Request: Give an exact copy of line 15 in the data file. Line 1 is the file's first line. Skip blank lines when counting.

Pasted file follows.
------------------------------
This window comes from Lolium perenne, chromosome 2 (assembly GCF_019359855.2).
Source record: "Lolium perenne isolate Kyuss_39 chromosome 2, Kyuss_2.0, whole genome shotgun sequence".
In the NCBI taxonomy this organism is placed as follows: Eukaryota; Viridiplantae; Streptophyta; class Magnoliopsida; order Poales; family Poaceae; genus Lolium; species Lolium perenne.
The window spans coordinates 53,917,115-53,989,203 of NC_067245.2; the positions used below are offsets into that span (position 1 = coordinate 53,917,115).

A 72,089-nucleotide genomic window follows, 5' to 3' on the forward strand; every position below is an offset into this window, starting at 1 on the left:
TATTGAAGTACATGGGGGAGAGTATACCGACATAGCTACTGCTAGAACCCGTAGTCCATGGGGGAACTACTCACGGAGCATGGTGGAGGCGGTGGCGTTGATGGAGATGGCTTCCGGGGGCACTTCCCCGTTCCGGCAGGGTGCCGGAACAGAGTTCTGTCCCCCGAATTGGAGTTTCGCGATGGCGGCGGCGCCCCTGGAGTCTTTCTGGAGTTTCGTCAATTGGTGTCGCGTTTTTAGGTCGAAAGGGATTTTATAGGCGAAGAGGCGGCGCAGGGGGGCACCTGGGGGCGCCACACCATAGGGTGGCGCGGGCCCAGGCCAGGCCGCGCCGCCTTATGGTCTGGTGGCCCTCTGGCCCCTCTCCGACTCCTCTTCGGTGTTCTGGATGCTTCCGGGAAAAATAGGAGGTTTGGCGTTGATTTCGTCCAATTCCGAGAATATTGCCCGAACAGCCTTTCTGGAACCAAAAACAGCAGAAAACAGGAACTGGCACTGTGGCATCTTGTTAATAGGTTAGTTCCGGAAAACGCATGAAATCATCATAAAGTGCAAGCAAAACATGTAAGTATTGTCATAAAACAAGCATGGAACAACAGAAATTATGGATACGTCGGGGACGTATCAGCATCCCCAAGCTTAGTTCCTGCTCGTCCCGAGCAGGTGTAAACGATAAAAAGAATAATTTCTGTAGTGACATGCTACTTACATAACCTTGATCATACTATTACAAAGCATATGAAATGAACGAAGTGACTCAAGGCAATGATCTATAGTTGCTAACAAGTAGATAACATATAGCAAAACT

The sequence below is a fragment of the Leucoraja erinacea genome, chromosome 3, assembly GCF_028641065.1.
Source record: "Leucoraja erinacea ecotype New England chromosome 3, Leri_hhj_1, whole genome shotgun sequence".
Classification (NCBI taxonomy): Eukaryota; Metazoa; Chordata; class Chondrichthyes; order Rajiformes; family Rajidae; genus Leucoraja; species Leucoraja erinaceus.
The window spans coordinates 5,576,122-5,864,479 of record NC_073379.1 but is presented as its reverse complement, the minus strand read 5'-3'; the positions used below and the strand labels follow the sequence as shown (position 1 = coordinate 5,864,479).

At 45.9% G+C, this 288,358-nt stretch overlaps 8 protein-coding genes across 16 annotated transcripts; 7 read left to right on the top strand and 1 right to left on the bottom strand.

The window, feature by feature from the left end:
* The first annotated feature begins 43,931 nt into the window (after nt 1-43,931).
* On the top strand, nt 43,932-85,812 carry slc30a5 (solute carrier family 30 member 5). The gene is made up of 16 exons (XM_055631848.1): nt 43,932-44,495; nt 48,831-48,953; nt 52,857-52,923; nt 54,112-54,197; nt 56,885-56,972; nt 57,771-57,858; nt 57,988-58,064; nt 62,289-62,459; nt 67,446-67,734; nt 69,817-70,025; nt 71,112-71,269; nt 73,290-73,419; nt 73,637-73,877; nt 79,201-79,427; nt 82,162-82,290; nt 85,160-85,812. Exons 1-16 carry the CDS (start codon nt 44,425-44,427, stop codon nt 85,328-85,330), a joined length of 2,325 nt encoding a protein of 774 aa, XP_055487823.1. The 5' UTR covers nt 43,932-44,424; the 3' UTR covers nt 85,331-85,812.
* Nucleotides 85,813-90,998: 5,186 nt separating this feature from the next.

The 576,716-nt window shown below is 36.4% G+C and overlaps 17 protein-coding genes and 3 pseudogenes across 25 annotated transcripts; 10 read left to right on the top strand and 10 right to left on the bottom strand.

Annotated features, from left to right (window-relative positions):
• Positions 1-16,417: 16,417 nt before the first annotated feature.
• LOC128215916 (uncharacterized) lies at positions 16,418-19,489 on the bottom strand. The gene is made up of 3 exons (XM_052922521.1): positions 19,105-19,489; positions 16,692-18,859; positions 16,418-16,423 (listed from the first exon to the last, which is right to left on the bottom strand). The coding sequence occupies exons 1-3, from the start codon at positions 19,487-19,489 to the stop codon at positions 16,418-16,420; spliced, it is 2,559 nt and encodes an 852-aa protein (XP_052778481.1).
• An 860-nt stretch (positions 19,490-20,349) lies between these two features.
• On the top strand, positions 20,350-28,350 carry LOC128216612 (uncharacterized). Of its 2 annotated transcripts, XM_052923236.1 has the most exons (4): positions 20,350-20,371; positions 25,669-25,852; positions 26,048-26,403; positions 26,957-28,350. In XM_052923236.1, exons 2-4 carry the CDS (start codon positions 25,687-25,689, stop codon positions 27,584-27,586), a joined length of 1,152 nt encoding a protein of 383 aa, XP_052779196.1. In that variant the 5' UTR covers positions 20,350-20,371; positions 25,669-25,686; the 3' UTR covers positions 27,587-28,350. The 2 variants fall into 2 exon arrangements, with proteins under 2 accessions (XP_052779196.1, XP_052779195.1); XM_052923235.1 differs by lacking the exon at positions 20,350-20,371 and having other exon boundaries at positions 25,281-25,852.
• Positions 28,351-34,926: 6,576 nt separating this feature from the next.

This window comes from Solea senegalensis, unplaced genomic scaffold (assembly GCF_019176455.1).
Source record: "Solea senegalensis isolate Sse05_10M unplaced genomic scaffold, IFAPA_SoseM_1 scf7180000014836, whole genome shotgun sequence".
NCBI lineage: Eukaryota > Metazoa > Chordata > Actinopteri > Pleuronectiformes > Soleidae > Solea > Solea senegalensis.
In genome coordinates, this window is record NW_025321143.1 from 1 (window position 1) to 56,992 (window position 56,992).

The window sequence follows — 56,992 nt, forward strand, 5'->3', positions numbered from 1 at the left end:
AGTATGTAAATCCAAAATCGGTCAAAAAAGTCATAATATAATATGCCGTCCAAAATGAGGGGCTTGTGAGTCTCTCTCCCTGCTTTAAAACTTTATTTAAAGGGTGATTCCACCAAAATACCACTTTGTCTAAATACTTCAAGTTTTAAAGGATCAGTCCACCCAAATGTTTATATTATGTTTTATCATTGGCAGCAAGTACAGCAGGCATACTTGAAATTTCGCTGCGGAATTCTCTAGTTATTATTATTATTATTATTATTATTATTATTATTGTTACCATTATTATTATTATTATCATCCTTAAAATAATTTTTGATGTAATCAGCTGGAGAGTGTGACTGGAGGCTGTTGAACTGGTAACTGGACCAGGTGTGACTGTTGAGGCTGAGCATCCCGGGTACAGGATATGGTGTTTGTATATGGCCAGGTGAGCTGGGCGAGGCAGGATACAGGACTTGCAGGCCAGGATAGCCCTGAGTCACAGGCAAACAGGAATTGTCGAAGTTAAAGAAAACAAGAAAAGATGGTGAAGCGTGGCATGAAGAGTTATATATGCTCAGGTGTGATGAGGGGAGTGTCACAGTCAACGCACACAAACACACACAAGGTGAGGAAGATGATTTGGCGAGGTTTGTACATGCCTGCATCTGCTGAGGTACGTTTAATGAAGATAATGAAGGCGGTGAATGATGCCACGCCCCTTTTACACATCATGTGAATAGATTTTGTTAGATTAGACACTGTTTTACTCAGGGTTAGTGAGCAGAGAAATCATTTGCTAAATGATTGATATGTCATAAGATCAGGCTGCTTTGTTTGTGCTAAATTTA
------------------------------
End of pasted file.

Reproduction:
* Nucleotides 85,813-90,998: 5,186 nt separating this feature from the next.